in the visual arts
is the depiction of subjects as they appear in everyday life
, without embellishment or interpretation. The term also describes works of art which, in revealing a truth, may emphasize the ugly or sordid.
Realism often refers to the artistic movement, which began in France in the 1850s. The popularity of realism grew with the introduction of photography - a new visual source that created a desire for people to produce things that look “objectively real”. Realists positioned themselves against romanticism, a genre dominating French literature and artwork in the late 18th and early 19th century. Undistorted by personal bias, Realism believed in the ideology of objective reality and revolted against exaggerated emotionalism. Truth and accuracy became the goals of many Realists.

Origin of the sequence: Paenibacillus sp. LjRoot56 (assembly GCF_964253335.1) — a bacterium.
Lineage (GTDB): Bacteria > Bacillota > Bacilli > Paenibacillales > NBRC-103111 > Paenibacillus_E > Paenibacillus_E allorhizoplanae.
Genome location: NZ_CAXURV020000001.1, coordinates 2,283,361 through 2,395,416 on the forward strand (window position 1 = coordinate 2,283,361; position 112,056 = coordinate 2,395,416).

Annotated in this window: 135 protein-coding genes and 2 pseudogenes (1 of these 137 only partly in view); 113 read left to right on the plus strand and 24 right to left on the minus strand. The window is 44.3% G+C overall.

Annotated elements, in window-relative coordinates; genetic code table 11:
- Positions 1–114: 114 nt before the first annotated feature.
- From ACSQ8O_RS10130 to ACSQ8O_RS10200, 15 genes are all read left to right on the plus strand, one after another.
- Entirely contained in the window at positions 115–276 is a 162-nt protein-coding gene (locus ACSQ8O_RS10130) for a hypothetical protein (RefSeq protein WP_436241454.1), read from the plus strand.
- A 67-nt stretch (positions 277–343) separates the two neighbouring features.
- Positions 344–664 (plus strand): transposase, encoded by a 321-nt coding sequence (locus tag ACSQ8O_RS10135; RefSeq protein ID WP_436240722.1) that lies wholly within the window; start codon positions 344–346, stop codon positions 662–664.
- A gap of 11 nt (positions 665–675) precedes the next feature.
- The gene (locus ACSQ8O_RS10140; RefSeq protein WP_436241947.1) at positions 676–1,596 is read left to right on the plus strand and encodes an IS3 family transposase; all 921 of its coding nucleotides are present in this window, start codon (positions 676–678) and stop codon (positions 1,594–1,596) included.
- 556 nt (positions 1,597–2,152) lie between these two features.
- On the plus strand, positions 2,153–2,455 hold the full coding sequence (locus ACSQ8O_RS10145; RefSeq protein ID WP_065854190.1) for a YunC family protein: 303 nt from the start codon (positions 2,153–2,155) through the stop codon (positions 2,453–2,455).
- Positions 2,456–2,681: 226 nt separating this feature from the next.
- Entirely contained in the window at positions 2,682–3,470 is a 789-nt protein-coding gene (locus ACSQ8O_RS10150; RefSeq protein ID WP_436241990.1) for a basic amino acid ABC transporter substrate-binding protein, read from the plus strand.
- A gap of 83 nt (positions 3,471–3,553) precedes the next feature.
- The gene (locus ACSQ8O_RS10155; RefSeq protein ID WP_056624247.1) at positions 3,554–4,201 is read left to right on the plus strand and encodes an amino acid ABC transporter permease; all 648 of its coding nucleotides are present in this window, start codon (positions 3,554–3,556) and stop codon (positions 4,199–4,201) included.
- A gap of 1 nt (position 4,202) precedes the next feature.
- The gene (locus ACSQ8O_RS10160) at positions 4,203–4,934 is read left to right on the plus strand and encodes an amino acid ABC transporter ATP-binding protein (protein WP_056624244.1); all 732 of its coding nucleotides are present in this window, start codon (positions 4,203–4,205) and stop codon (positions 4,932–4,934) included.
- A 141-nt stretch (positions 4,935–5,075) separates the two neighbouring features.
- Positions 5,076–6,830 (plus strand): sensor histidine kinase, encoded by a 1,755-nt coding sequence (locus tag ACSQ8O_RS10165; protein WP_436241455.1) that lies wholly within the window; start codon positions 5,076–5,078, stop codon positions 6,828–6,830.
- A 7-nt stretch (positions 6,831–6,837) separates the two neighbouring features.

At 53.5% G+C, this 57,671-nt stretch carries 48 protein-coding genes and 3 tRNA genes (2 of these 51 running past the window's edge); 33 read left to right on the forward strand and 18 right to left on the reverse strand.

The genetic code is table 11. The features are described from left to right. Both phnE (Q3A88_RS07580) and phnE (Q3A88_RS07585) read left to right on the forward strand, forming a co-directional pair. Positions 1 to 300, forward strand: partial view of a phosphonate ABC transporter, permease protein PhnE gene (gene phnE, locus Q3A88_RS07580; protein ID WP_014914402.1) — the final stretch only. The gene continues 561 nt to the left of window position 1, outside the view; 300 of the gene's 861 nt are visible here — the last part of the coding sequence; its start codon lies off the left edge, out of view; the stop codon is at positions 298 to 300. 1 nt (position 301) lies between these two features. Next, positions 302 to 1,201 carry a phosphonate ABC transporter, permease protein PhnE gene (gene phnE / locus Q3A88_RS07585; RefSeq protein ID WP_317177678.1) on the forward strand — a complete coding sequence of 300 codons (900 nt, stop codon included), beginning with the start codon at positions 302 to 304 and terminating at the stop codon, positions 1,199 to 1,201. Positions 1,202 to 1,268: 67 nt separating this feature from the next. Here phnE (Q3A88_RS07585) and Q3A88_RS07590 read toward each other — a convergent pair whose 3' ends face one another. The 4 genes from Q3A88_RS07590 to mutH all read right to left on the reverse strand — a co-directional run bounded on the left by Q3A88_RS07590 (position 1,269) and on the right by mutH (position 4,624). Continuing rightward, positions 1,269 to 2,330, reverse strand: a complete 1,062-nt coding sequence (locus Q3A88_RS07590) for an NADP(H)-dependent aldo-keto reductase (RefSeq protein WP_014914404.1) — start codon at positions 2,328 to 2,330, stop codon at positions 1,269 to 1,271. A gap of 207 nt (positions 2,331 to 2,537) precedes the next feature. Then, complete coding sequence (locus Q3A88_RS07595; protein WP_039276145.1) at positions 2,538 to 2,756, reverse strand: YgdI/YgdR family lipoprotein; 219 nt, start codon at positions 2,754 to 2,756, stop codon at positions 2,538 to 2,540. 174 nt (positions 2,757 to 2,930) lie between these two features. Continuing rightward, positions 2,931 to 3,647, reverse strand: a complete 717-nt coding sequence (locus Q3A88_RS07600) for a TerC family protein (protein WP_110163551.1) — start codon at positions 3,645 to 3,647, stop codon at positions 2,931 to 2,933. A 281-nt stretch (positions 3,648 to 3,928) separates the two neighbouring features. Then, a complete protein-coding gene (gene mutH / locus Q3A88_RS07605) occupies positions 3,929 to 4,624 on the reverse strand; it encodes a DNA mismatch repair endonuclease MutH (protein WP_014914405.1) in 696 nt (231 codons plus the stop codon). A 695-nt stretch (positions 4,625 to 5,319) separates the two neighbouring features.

Richard Arthur Wollheim (5 May, 1923 – 4 November, 2003) was a British philosopher noted for original work on mind and emotions, especially as related to the visual arts, specifically, painting. Wollheim served as the president of the British Society of Aesthetics from 1992 onwards until his death in 2003.
Son of an actress and a theatre impresario, Richard Wollheim attended Westminster School, London, and Balliol College, Oxford (1941-2, 1945-8), interrupted by active military service in World War II. In 1949 he obtained a first in Philosophy, Politics and Economics, and began teaching at University College London, where he became Grote Professor of Mind and Logic and Department Head from 1963 to 1982. He was visiting professor at Harvard University, Columbia University, the University of Minnesota, Graduate Center, CUNY, the University of California-Berkeley, UC Davis and elsewhere. He chaired the Department at UC Berkeley, 1998-2002. On retirement from Berkeley, he served briefly as a guest lecturer at Balliol College. Wollheim gave several distinguished lecture series, most notably the Andrew M. Mellon lectures in Fine Arts, National Gallery of Art, Washington, D.C. (1984), published as Painting as an Art.